in the test animals fed the carcinogens alone. Test animals treated
    with acetone suspensions of carbon black plus 3,4-benzo(a)pyrene
    developed a high incidence of tumours (54-69%); however, the onset of
    rumours was delayed when compared to positive controls
    (von Haam et al., 1958).

         Groups of female 26-31 CF1 mice and female 29-45 Sprague-Dawley
    rats were fed either 0 or 2.0 g carbon black (ASTM N-375) per kg of
    ground lab chow diet for 2 years. This dietary level was calculated to
    amount to an average consumption of 100 g/kg b.w./year for the mice
    and 38 g/kg b.w./year for the rats. (The average fat content of this
    rodent chow was later reported by these authors (1986) to be
    approximately 5% by weight.) Simultaneously, groups of mice and rats
    were exposed to carbon black for 52 weeks with or without the
    administration of 1,2-dimethylhydrazine (DMH) via 16 weekly i.p.
    injections at dose levels of 10 mg/kg b.w. in rats and 20 mg/kg b.w.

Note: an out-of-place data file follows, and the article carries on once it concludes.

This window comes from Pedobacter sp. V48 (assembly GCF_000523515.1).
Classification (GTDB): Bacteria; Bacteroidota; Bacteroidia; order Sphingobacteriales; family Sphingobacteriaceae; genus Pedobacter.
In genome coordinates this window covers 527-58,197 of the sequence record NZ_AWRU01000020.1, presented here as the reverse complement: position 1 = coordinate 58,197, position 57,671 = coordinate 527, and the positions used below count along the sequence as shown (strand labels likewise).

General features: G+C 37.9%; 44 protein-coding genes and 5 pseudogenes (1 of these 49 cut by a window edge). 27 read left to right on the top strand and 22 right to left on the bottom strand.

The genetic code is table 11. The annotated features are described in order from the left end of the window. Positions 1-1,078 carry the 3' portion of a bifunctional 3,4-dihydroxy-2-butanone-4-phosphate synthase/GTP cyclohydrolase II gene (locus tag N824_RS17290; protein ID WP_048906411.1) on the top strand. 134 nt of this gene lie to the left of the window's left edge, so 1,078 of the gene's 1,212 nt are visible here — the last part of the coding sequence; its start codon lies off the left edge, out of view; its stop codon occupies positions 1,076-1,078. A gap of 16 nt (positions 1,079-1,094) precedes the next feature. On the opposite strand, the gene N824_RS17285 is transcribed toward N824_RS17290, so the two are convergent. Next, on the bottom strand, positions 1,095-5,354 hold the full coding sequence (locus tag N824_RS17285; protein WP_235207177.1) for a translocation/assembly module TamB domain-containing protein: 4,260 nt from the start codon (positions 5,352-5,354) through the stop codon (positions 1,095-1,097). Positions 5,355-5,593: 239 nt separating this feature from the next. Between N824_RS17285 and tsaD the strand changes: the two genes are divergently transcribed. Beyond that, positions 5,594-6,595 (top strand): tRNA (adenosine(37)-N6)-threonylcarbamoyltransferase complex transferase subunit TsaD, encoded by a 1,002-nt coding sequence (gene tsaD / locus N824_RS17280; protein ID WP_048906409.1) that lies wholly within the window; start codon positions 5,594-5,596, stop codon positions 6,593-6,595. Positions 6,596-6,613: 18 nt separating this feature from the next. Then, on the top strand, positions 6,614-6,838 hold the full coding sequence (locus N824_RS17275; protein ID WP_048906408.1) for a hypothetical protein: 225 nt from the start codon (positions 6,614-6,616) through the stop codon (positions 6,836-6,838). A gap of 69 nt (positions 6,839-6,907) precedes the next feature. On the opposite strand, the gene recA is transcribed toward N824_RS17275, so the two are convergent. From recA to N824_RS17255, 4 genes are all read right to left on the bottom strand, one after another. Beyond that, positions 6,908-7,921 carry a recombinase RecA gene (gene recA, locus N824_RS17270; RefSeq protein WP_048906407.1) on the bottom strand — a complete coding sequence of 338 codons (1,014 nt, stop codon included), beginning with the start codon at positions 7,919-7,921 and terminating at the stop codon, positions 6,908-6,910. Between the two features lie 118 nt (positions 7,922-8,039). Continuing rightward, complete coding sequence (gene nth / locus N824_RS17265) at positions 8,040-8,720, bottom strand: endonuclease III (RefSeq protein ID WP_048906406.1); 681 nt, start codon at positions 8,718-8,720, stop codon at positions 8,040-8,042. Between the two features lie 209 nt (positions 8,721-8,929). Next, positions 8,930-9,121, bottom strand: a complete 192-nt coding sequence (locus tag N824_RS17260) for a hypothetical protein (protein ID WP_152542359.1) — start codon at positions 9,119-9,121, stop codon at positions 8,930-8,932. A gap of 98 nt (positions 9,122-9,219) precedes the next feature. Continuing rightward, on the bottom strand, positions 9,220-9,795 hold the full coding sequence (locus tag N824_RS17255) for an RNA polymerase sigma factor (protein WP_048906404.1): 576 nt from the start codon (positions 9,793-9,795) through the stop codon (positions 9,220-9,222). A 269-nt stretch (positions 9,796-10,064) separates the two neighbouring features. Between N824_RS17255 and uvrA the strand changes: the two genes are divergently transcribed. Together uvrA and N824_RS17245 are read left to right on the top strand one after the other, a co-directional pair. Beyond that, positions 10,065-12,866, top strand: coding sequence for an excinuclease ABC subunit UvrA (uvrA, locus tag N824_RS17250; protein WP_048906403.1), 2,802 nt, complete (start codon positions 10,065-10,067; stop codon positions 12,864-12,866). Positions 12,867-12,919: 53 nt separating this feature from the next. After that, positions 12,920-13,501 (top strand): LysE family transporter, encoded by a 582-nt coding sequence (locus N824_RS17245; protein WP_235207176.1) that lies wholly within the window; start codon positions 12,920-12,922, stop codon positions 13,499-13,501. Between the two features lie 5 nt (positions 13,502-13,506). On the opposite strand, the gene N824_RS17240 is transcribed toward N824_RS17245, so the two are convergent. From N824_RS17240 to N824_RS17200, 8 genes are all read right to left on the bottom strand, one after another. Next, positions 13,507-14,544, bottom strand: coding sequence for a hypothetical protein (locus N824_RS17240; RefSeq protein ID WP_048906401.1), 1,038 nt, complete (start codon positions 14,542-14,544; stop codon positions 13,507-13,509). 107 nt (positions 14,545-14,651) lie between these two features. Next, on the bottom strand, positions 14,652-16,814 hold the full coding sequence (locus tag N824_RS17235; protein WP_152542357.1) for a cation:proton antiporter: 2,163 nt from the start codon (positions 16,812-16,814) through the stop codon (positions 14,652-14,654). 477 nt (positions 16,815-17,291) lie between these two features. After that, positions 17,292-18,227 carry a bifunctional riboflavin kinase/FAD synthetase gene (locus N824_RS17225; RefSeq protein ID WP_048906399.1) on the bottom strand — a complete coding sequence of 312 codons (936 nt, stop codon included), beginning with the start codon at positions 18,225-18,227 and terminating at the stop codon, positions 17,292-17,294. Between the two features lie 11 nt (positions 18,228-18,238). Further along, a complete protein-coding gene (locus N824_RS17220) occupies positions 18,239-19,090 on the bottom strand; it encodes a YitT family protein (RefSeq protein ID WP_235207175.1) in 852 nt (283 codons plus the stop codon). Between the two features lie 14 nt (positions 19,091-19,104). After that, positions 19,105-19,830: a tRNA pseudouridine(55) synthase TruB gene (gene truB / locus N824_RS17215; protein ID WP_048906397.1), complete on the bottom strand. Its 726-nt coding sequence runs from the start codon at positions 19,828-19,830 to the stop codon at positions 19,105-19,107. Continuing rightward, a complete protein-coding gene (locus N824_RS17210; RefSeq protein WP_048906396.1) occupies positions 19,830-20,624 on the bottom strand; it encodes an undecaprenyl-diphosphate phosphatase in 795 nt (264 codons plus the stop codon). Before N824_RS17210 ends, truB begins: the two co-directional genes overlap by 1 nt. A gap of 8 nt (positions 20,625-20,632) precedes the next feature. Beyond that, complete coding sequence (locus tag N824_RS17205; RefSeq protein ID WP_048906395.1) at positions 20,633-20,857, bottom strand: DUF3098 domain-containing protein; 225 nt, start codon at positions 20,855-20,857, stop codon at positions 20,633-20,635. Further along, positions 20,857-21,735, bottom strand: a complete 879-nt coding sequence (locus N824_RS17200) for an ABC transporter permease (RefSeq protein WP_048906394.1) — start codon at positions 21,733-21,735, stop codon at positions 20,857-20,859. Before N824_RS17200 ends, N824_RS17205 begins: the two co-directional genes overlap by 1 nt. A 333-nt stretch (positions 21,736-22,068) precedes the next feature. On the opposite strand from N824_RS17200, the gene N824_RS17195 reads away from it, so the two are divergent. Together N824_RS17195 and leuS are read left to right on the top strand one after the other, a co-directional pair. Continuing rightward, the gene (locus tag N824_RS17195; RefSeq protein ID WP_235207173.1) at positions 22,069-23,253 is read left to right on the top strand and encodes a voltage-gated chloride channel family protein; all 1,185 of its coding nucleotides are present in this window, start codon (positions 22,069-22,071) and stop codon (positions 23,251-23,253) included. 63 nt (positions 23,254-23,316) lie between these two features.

in mice. Control animals were given the solvent (lmM EDTA) by
    injection. After 52 weeks or 2 years, the animals were killed, gross
    necropsies performed, and all lesions examined microscopically. The
    survival of all groups of animals was comparable; there was no
    apparent effect of carbon black ingestion on tumour incidence. A small
    non-significant incidence in colon tumours was seen in the group not
    treated with DMH in the 2-year study. In the 52-week groups in which
    carbon black plus DMH was administered, there were no enhancements in
    gastrointestinal, respiratory, mammary, or urinary tumours. However,
    groups given carbon black and DMH had an increased mortality (Pence &
    Buddingh, 1985).


         Groups of 25 female Sprague-Dawley rats were administered carbon
    black (ASTM N-375) at a level of 0 or 2.0 g/kg diet. The study
    utilized a high-fat diet and consisted of 20% (w/w) corn oil added to